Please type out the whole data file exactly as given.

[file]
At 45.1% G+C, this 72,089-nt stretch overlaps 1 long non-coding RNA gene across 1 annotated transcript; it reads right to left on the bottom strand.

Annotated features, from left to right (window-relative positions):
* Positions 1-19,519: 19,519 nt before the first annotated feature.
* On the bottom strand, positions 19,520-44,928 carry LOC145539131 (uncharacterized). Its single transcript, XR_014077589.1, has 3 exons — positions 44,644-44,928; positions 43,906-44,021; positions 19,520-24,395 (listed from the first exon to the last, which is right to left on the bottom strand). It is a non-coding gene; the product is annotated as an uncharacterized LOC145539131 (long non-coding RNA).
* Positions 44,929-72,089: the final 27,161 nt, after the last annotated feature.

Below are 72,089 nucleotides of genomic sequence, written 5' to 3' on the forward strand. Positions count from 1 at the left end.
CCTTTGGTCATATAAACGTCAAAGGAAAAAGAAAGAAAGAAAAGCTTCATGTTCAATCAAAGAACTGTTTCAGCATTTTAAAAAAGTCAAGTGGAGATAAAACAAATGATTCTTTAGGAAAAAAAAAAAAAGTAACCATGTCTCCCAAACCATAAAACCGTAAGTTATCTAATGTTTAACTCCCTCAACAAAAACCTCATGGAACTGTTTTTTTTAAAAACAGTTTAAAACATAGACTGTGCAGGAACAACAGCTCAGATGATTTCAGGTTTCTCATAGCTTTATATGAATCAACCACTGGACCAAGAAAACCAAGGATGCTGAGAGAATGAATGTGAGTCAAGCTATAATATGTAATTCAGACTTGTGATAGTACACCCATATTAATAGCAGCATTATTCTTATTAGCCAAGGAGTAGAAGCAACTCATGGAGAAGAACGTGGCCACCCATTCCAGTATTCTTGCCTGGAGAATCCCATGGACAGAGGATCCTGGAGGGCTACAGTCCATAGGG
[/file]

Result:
At 45.1% G+C, this 72,089-nt stretch overlaps 1 long non-coding RNA gene across 1 annotated transcript; it reads right to left on the bottom strand.

Annotated features, from left to right (window-relative positions):
* Positions 1-19,519: 19,519 nt before the first annotated feature.
* On the bottom strand, positions 19,520-44,928 carry LOC145539131 (uncharacterized). Its single transcript, XR_014077589.1, has 3 exons — positions 44,644-44,928; positions 43,906-44,021; positions 19,520-24,395 (listed from the first exon to the last, which is right to left on the bottom strand). It is a non-coding gene; the product is annotated as an uncharacterized LOC145539131 (long non-coding RNA).
* Positions 44,929-72,089: the final 27,161 nt, after the last annotated feature.

Below are 72,089 nucleotides of genomic sequence, written 5' to 3' on the forward strand. Positions count from 1 at the left end.
CCTTTGGTCATATAAACGTCAAAGGAAAAAGAAAGAAAGAAAAGCTTCATGTTCAATCAAAGAACTGTTTCAGCATTTTAAAAAAGTCAAGTGGAGATAAAACAAATGATTCTTTAGGAAAAAAAAAAAAAGTAACCATGTCTCCCAAACCATAAAACCGTAAGTTATCTAATGTTTAACTCCCTCAACAAAAACCTCATGGAACTGTTTTTTTTAAAAACAGTTTAAAACATAGACTGTGCAGGAACAACAGCTCAGATGATTTCAGGTTTCTCATAGCTTTATATGAATCAACCACTGGACCAAGAAAACCAAGGATGCTGAGAGAATGAATGTGAGTCAAGCTATAATATGTAATTCAGACTTGTGATAGTACACCCATATTAATAGCAGCATTATTCTTATTAGCCAAGGAGTAGAAGCAACTCATGGAGAAGAACGTGGCCACCCATTCCAGTATTCTTGCCTGGAGAATCCCATGGACAGAGGATCCTGGAGGGCTACAGTCCATAGGG